In our case, let’s treat each currency as a node. Moving from node to node corresponds to trading one currency for another.

Simplified graph — there should be a distinct edge in each direction.

So moving along an edge, between nodes, should transform the amount of currency by the exchange rate.

That means moving from the dollar node to the pound node corresponds to multiplying by 0.8 pounds/dollar. Let’s assign the exchange rate as the weight of each edge.

Note that the exchange rate in each direction will be approximately the reciprocal of each other. That means if the rate to convert pounds to dollars is 0.8 pounds/dollar, the rate in the other direction will be 1/(0.8 pounds/dollar) = 1.25 dollars/pound. The consequence for us is that we need to be careful to treat buying and selling on each market as distinct, directed edges, with different weights.

The reason that the exchange rates in both directions are only approximately reciprocal is due to small differences in the prices to buy and sell currencies, known as the buy-sell spread. For example, if at a given moment you can buy pounds at 0.8 pounds/dollar (the current price somebody will sell to you), but can sell dollars for pounds at 0.82 pounds/dollar (or 1.22 dollars/pound, and the current price somebody will buy from you), your graph model will look like this (excluding the other exchange rates for simplicity):

A series of trades can be modeled by moving along edges in this graph, and the result of the trades is computed by multiplying the edge weights as you move along them.

Seeing the Opportunity

Now that we have a working model, what are we looking for in our graph that corresponds to an arbitrage opportunity?

To determine whether a series of trades is profitable, we need a consistent metric of profitability. In other words, if we begin our series of trades in dollars, then we’ll need to end it in dollars, too. And by comparing the amount of dollars we ended up with to the amount we started with, we’ll know if it was profitable or not.

In our graph, that means that our series of trades must end at the same node from which it started. In our case, we started at the dollar node, and ended in the dollar node. In graph terminology, we call that a cycle. So we know we’re looking for some sort of cycle- but what kind of cycle makes it profitable?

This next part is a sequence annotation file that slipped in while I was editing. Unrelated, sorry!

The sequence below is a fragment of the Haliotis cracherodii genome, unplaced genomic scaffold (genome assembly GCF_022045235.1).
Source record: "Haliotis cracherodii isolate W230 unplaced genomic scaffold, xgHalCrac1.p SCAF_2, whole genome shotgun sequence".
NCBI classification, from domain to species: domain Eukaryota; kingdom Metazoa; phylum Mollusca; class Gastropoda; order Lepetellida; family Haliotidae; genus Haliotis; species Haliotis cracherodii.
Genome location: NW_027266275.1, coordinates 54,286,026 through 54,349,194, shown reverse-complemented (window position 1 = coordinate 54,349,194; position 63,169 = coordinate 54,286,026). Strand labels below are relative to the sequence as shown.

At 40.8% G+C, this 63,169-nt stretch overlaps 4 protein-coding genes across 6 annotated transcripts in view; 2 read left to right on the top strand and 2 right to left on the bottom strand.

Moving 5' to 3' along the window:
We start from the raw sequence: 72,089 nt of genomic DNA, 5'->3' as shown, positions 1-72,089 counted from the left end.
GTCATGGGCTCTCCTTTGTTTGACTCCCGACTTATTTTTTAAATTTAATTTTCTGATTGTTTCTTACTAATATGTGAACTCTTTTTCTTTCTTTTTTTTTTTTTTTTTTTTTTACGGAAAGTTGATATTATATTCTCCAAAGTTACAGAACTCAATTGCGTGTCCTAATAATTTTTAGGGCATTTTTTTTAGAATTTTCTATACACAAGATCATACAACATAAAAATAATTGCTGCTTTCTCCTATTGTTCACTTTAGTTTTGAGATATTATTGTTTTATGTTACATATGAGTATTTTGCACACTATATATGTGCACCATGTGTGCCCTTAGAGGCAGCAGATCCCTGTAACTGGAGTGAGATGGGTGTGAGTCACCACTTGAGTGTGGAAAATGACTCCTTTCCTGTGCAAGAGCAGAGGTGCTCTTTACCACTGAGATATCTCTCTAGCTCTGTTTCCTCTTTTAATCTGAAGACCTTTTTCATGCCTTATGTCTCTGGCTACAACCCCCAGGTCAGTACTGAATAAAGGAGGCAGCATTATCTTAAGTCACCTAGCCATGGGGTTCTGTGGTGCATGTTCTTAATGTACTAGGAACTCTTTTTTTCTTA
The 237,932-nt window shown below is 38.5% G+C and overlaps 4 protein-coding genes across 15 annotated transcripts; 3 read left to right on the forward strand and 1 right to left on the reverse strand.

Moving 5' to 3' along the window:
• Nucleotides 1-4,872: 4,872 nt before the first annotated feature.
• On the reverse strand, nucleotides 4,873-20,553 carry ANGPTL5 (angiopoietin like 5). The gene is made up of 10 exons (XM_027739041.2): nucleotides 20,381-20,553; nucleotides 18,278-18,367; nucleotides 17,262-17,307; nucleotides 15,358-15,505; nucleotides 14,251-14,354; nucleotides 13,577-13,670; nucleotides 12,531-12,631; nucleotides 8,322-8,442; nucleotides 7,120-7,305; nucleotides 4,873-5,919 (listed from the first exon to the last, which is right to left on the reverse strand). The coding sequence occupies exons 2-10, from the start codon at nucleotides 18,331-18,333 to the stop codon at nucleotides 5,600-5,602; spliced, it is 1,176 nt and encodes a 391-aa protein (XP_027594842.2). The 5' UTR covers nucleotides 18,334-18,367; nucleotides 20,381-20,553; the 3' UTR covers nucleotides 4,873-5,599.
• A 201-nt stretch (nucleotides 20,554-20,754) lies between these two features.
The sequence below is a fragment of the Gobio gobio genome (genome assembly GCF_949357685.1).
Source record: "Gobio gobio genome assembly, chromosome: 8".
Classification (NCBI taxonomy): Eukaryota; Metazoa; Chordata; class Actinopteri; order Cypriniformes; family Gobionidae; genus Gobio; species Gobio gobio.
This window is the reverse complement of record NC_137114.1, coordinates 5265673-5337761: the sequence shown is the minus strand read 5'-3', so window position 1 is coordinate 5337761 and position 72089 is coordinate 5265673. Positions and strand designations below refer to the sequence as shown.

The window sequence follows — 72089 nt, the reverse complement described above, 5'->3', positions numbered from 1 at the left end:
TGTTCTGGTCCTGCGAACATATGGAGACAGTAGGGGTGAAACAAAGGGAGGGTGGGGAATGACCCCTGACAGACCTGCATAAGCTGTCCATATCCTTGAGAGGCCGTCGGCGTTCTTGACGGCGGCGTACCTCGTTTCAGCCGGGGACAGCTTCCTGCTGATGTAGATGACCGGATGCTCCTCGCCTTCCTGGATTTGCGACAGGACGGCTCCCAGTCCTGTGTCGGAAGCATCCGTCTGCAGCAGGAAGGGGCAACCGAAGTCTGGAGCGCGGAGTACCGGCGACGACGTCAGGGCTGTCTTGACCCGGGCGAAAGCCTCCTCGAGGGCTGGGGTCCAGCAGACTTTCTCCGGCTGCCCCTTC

Notice that if we multiply along the edges of a cycle, we transform the units of the effective exchange rate.

\begin{align} a \space \frac{\cancel{£}}{} \times b \space \frac{¥}{\cancel{£}} = ab \space \frac{¥}{} \tag{2} \label{eq:units_of_exchange_rate} \end{align}

However, when we return to our starting node, the quantity becomes unit-less. It transforms from a rate of exchange, to a ratio of return! Traversing a cycle on our graph and computing the product of exchange rates along the way corresponds to calculating the ratio of return we would get after completing the series of trades.

\begin{align} a \space \frac{\cancel{£}}{\cancel{}} \times b \space \frac{\cancel{¥}}{\cancel{£}} \times c \space \frac{\cancel{}}{\cancel{¥}} = abc \space \text{[dimensionless]} \tag{3} \label{eq:unitless_exchange} \end{align}

If the market is perfectly efficient, our return ratio, $$abc$$, will be 1, because the exchange rates have equalized. If the product of weights is greater than 1, say 1.02, then our arbitrage opportunity would have made us a 2% return.

Therefore, generalizing to an arbitrary number of trades, an arbitrage opportunity corresponds to the following inequality:

\begin{align} \prod_i^n{e_i} = e_ie_2...e_n > 1 \tag{4} \label{eq:arbitrage_return} \end{align}

where $$e_i$$ corresponds to the $$i^{th}$$ exchange rate, for each trade $$i$$, over n trades.

So what we need is an algorithm that will find a cycle on the graph of markets, where the product of edge weights is greater than 1. You might be able to invent an algorithm to do that - but in computer science, as in life in general, it’s useful to reduce problems to ones you already know how to solve.

The Bellman-Ford Algorithm

The problem of finding shortest paths is a common and fundamental problem in computer science, which can be applied to many different scenarios. An obvious one, by drawing a correspondence between a graph and a map, is that of finding the shortest route on a map. But with some cleverness, many other kinds of problems can be transformed into a shortest-path problem, as well. What I’m going to prove to you is that the problem of finding arbitrage opportunities is one such problem.

First, let’s establish what the shortest path problem is. Given two nodes in a graph, $$s$$ and $$t$$, the shortest path is that path which minimizes the sum of edge weights. In other words, we move along the path from $$s$$ to $$t$$, adding up edge weights along the way, the path with the minimum sum is the shortest path — the path with the smallest cost.